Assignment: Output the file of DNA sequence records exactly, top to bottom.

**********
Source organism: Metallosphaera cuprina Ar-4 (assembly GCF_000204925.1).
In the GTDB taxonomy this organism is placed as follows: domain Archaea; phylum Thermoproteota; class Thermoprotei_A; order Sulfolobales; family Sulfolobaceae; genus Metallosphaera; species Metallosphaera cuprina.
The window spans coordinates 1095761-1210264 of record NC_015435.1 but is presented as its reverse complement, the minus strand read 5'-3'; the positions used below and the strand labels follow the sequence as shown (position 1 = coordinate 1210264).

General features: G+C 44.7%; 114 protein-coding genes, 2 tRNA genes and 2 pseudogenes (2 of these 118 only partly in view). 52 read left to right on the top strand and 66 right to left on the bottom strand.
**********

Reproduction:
Source organism: Metallosphaera cuprina Ar-4 (assembly GCF_000204925.1).
In the GTDB taxonomy this organism is placed as follows: domain Archaea; phylum Thermoproteota; class Thermoprotei_A; order Sulfolobales; family Sulfolobaceae; genus Metallosphaera; species Metallosphaera cuprina.
The window spans coordinates 1095761-1210264 of record NC_015435.1 but is presented as its reverse complement, the minus strand read 5'-3'; the positions used below and the strand labels follow the sequence as shown (position 1 = coordinate 1210264).

General features: G+C 44.7%; 114 protein-coding genes, 2 tRNA genes and 2 pseudogenes (2 of these 118 only partly in view). 52 read left to right on the top strand and 66 right to left on the bottom strand.